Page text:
Storyboard Animatics  HD - These features can either be played together or individually. All storyboard sequences are presented in a cinematic fashion with some bug sound effects playing in the background.

- Judas (:46 min) HD - Susan releasing the Judas Breed.

- Pinned Down (:13 min) HD - Susan in the lab with the "Weird Bug".

- Pipe Limbo (:31 min) HD - Susan's escape after being abducted.

- Death of Josh (2:18 min) HD - The title says it all.

- Run for the Car (1:10 min) HD -  Susan and the others running for the train car.

- The Big Bite (1:06 min) HD - Leonard's confrontation with one of the creatures.

Gag Reel (2:20 min) HD - This was unexpected. I had no idea filmmakers did gag reels before the days of DVD but here it is. While it isn't really anything spectacular, it was still a treat seeing the on set goof ups on a film that is over a decade and a half old. It also helps sell the fact that despite the problems del Toro was facing from the producers that everyone seemed to enjoy themselves while filming.

Not a good place to be at all.

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Final Verdict:

Mimic has definitely held up over the years, much more so than I would have guessed. It was fun revisiting it and finally seeing what del Toro's vision could have been like if he were left to make the film he wanted. If you can get past the idea of the giant cockroaches then you will find a surprisingly effective and well made film from the early days of one of our greatest current filmmakers. The Blu-ray offers up a clean a crisp image with only a few shots here or there with a noticeable amount of grain and the sound from the haunting musical score to the chirps and clicks of the creatures will have you completely enveloped in the dark world of Mimic. The extra features do an admirable job of piecing together the incidents that went down during its production and provides a fairly candid look at what can happen when a filmmaker doesn't see eye to eye with their producers. This disc comes highly recommended on all fronts.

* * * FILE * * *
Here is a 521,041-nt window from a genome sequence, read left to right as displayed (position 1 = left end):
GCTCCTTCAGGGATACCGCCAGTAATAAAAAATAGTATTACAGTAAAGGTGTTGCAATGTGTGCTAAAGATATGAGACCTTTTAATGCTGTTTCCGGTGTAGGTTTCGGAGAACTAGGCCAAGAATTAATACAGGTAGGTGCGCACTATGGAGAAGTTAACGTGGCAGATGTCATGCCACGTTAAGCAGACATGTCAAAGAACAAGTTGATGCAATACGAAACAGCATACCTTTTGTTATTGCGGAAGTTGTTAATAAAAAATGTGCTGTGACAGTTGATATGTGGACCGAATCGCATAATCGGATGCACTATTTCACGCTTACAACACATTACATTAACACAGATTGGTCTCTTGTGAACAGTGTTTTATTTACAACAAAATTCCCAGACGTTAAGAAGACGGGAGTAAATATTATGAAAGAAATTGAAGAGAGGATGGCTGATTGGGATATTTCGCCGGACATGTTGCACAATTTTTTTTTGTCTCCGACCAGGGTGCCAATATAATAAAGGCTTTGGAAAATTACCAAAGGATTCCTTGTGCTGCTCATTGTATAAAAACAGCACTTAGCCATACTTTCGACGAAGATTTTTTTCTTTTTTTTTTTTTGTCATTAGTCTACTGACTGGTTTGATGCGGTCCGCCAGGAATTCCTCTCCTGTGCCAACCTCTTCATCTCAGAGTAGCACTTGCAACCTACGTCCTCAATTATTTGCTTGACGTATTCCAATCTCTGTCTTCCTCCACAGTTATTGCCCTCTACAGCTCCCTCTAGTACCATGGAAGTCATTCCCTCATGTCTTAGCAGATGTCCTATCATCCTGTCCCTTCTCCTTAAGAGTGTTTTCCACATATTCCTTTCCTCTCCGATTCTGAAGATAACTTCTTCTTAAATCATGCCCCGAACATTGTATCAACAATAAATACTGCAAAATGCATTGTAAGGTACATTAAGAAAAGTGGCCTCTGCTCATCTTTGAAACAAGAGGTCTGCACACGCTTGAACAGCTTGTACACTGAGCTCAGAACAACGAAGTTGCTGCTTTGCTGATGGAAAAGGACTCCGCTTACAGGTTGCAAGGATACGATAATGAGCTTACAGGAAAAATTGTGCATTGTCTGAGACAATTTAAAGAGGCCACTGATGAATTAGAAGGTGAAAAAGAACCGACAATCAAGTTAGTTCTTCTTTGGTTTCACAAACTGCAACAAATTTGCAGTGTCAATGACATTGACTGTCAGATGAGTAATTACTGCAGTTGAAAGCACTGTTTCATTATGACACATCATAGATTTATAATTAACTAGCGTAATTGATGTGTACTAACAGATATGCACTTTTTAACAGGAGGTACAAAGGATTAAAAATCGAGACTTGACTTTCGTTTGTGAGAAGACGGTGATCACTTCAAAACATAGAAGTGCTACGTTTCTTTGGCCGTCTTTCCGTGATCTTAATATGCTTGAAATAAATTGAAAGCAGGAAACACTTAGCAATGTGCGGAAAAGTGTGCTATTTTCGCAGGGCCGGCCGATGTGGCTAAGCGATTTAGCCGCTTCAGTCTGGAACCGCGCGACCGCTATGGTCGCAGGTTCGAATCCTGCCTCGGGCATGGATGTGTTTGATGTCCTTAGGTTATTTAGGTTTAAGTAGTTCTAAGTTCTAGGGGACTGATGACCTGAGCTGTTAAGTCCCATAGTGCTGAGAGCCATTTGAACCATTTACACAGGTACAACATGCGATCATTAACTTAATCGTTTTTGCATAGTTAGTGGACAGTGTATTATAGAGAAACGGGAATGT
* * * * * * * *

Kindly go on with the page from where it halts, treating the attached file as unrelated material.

Movie   -  B+
Video   -  A
Audio   -  A
Extras  -  B

BUY IT IMMEDIATELY